I also want to make it evident that we understand that county and local governments are focused on their own concerns. In certain circumstances, it may make sense for certain localities to take actions relating to those unique concerns. We are very mindful of these actions and are reviewing them individually in fact, to ensure that they are fully aligned with our statewide guidance. Where necessary, we will support these actions. But where also necessary, we will override them. We ask county and local officials to coordinate closely with us prior to making any local directive. And again, there’s no doubting everybody’s hearts’ in the right place, but we have to do things in a coordinated fashion. And at the end of the day, where necessary, we will override local or county actions to make sure that we are consistent in our approach.
Further, I am directing effective 8:00 PM tonight the closure of all indoor shopping malls, amusement parks and amusement centers across New Jersey until the current emergency ends. Restaurants which are located within these indoor malls and which also have their own entrances separate from the general mall entrances may remain open under the same rules and regulations we announced yesterday for restaurants and bars, which is take-out or delivery only.
Let me be clear that outside of our indoor malls, other businesses specifically ordered to shut down – or the restaurants and bars which are limited to providing that take-out or delivery services only – all other nonessential retail, recreational and entertainment businesses may remain open until 8:00 PM if they abide by our social distancing guidelines. And that’s a big if. This is how we will be able to stay strong throughout this emergency and how we will emerge from it stronger and more prepared for the long term.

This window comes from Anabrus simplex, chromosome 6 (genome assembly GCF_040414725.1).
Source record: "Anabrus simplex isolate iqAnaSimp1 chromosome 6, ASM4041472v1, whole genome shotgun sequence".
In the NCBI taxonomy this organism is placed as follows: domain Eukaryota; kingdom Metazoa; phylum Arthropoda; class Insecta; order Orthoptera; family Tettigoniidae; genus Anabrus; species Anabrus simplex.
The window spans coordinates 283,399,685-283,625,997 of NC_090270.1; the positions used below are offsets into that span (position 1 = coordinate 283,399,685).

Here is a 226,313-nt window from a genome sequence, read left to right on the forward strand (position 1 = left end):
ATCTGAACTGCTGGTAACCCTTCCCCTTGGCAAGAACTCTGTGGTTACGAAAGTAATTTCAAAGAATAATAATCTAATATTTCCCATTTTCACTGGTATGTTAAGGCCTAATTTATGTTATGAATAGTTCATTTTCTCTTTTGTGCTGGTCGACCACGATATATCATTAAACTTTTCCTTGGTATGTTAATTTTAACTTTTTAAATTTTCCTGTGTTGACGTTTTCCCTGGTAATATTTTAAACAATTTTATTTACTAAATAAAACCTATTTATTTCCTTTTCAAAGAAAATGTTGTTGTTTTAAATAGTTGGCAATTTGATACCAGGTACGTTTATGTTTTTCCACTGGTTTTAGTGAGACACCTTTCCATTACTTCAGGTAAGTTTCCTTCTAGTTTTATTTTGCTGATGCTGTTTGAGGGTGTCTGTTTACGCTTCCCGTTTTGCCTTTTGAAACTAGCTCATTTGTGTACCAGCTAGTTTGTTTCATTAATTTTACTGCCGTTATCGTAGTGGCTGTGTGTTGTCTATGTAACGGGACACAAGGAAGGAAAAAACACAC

Now, for residents who are out of work as a result of this emergency, help is available. Workers whose place of employment has closed or whose hours have been cut as a results of this emergency are in all likelihood eligible to receive either full or partial unemployment insurance benefits for however long they will be either out of work or working fewer hours.
We saw a record number of Unemployment Insurance applications or so-called UI applications, Rob, yesterday, so many in fact that the state system crashed. You’re back, which is good news. We are asking the federal government for assistance in ensuring every application is properly received and handled.
Additionally, New Jersey already has among the nation’s strongest and best laws as they pertain to guaranteed paid sick leave and expanded paid family leave. Both of these laws are here for precisely situations like this. I urge every resident whose job has been directly impacted to visit www.nj.gov/labor. That’s www.nj.gov/labor. A link to a comprehensive page pertaining to available benefits is prominent on the Department’s landing page. Commissioner Asaro-Angelo will address this in a few moments in more detail. And when it comes to our union brothers and sisters impacted by this emergency, I also thank all the leaders of organized labor who are working alongside us to get the word out to their members and who are helping them and their families get through this time.